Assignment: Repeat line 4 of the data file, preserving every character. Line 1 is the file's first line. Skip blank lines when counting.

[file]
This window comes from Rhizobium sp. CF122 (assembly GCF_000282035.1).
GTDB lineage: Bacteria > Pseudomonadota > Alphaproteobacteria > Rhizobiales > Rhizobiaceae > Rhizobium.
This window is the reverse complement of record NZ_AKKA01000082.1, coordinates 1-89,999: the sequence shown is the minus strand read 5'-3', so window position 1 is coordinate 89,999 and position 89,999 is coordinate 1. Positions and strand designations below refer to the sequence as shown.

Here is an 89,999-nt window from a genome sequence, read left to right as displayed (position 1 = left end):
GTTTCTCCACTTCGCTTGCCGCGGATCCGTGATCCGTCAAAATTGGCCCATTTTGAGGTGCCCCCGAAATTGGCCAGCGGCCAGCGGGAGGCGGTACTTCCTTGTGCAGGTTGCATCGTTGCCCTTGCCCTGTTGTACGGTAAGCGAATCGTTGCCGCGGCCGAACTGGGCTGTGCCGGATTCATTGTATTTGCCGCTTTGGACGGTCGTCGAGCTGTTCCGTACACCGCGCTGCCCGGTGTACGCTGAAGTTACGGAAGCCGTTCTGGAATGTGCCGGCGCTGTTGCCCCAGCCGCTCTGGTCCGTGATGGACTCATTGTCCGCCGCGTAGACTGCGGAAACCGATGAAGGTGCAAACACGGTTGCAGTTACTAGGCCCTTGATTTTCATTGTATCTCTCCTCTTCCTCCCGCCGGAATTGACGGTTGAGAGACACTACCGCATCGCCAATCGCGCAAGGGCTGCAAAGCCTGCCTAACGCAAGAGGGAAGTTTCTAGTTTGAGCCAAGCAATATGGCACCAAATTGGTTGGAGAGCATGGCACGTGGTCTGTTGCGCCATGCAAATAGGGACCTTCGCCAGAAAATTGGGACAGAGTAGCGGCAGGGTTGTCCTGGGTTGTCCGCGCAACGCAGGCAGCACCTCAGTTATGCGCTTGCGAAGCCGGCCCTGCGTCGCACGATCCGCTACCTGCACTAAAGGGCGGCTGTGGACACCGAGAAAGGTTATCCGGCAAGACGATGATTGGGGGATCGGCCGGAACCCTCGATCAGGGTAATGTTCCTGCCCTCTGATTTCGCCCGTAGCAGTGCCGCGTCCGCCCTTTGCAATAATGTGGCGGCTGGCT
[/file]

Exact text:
Here is an 89,999-nt window from a genome sequence, read left to right as displayed (position 1 = left end):